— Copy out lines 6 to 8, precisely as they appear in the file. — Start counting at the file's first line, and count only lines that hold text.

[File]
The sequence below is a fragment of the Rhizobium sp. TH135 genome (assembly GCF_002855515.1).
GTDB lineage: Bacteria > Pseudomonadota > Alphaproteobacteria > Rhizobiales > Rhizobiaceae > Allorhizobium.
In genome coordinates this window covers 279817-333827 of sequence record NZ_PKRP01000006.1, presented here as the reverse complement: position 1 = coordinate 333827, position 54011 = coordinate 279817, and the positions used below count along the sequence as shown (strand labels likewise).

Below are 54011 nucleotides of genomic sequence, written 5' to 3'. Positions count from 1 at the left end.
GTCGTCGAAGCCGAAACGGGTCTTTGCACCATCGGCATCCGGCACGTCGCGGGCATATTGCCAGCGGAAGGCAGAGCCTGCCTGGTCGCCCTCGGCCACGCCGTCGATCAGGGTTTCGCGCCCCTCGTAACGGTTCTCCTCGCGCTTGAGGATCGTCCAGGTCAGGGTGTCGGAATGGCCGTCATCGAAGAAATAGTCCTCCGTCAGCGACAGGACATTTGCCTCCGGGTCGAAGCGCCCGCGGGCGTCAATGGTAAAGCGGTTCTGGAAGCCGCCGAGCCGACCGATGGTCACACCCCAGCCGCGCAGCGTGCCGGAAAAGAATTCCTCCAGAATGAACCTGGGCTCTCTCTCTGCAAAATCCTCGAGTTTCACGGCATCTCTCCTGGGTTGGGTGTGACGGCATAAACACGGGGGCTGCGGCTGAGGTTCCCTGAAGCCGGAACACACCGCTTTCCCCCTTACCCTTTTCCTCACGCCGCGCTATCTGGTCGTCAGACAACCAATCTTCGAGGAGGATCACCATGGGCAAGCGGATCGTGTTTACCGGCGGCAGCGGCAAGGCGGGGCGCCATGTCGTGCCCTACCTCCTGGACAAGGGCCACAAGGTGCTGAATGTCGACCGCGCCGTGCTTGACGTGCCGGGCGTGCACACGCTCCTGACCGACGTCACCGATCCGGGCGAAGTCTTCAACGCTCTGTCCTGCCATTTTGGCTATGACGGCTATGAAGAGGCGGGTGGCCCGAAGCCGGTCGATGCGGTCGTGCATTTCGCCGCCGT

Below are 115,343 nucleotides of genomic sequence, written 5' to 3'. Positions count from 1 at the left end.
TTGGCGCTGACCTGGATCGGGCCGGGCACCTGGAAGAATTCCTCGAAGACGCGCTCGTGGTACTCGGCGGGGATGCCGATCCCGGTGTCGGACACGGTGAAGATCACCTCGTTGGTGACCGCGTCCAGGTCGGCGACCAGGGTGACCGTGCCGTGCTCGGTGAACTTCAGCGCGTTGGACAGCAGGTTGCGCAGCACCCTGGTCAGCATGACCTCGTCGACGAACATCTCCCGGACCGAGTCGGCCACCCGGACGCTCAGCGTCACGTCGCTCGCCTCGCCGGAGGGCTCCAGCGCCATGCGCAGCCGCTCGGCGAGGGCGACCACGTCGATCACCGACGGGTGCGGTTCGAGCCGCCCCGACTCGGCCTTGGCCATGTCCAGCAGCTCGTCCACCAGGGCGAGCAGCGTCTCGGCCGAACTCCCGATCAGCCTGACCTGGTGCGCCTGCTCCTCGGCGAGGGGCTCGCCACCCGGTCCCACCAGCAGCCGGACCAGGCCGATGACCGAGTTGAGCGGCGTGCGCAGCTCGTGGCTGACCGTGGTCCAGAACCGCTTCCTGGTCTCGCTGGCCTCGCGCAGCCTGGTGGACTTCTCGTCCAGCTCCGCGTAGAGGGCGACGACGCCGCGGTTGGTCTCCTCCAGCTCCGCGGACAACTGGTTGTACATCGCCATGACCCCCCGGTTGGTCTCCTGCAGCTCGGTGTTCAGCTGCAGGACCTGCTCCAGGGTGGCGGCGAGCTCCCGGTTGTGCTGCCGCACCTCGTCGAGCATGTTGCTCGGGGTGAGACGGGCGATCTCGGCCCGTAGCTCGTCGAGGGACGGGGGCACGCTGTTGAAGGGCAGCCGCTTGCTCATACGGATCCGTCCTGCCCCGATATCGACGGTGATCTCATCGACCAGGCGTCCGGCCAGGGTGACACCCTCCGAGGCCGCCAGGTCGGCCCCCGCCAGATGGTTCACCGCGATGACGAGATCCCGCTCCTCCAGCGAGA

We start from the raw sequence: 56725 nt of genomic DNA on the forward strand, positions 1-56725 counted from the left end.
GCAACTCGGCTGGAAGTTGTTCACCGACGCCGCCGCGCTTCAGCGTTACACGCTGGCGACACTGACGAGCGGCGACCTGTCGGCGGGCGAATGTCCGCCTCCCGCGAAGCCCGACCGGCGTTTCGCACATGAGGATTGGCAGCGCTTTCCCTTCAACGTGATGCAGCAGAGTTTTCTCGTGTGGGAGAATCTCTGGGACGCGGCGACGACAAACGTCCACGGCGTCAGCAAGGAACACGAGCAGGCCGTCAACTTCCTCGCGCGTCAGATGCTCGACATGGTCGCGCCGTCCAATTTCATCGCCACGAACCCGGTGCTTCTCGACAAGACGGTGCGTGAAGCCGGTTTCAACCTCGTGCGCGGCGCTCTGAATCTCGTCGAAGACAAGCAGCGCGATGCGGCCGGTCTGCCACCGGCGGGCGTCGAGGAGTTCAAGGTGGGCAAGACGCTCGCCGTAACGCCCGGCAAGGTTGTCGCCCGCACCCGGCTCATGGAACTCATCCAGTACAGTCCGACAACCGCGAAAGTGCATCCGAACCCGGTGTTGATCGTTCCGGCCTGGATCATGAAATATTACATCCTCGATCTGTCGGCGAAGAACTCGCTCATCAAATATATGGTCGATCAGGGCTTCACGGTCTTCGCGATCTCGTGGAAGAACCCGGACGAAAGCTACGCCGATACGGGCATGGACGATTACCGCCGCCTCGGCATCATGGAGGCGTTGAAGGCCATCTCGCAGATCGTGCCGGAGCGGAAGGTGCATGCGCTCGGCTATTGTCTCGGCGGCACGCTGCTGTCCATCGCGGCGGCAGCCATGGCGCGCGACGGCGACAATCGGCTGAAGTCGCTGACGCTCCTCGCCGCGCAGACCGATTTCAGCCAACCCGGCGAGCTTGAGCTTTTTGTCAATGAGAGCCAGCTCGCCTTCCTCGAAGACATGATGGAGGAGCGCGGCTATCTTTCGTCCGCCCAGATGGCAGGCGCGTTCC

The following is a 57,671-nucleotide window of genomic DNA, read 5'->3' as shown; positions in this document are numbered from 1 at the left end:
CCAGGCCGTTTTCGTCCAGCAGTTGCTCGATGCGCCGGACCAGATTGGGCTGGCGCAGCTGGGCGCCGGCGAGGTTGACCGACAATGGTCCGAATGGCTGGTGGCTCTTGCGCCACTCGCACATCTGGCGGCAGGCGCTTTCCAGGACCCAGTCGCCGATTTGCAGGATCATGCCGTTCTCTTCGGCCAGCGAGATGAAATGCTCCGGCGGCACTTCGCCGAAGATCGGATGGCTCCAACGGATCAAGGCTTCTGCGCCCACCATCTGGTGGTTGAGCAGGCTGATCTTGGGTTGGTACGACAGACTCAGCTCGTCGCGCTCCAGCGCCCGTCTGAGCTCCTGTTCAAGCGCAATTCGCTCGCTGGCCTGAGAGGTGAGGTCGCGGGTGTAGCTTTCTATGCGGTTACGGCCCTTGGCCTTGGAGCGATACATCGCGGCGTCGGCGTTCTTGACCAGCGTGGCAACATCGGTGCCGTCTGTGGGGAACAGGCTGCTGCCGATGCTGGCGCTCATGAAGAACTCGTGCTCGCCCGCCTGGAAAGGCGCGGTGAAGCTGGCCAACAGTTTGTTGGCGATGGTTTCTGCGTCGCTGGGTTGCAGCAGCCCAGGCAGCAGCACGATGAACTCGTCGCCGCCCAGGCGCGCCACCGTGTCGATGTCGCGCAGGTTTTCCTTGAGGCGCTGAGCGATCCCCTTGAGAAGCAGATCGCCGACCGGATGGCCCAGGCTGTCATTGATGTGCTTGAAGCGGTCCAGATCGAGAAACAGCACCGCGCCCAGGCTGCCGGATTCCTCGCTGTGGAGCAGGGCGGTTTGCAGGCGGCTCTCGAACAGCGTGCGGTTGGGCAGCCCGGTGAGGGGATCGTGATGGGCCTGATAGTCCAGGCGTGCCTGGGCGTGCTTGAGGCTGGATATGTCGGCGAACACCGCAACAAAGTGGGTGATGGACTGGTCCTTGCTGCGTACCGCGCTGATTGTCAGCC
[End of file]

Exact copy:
Below are 115,343 nucleotides of genomic sequence, written 5' to 3'. Positions count from 1 at the left end.
TTGGCGCTGACCTGGATCGGGCCGGGCACCTGGAAGAATTCCTCGAAGACGCGCTCGTGGTACTCGGCGGGGATGCCGATCCCGGTGTCGGACACGGTGAAGATCACCTCGTTGGTGACCGCGTCCAGGTCGGCGACCAGGGTGACCGTGCCGTGCTCGGTGAACTTCAGCGCGTTGGACAGCAGGTTGCGCAGCACCCTGGTCAGCATGACCTCGTCGACGAACATCTCCCGGACCGAGTCGGCCACCCGGACGCTCAGCGTCACGTCGCTCGCCTCGCCGGAGGGCTCCAGCGCCATGCGCAGCCGCTCGGCGAGGGCGACCACGTCGATCACCGACGGGTGCGGTTCGAGCCGCCCCGACTCGGCCTTGGCCATGTCCAGCAGCTCGTCCACCAGGGCGAGCAGCGTCTCGGCCGAACTCCCGATCAGCCTGACCTGGTGCGCCTGCTCCTCGGCGAGGGGCTCGCCACCCGGTCCCACCAGCAGCCGGACCAGGCCGATGACCGAGTTGAGCGGCGTGCGCAGCTCGTGGCTGACCGTGGTCCAGAACCGCTTCCTGGTCTCGCTGGCCTCGCGCAGCCTGGTGGACTTCTCGTCCAGCTCCGCGTAGAGGGCGACGACGCCGCGGTTGGTCTCCTCCAGCTCCGCGGACAACTGGTTGTACATCGCCATGACCCCCCGGTTGGTCTCCTGCAGCTCGGTGTTCAGCTGCAGGACCTGCTCCAGGGTGGCGGCGAGCTCCCGGTTGTGCTGCCGCACCTCGTCGAGCATGTTGCTCGGGGTGAGACGGGCGATCTCGGCCCGTAGCTCGTCGAGGGACGGGGGCACGCTGTTGAAGGGCAGCCGCTTGCTCATACGGATCCGTCCTGCCCCGATATCGACGGTGATCTCATCGACCAGGCGTCCGGCCAGGGTGACACCCTCCGAGGCCGCCAGGTCGGCCCCCGCCAGATGGTTCACCGCGATGACGAGATCCCGCTCCTCCAGCGAGA

We start from the raw sequence: 56725 nt of genomic DNA on the forward strand, positions 1-56725 counted from the left end.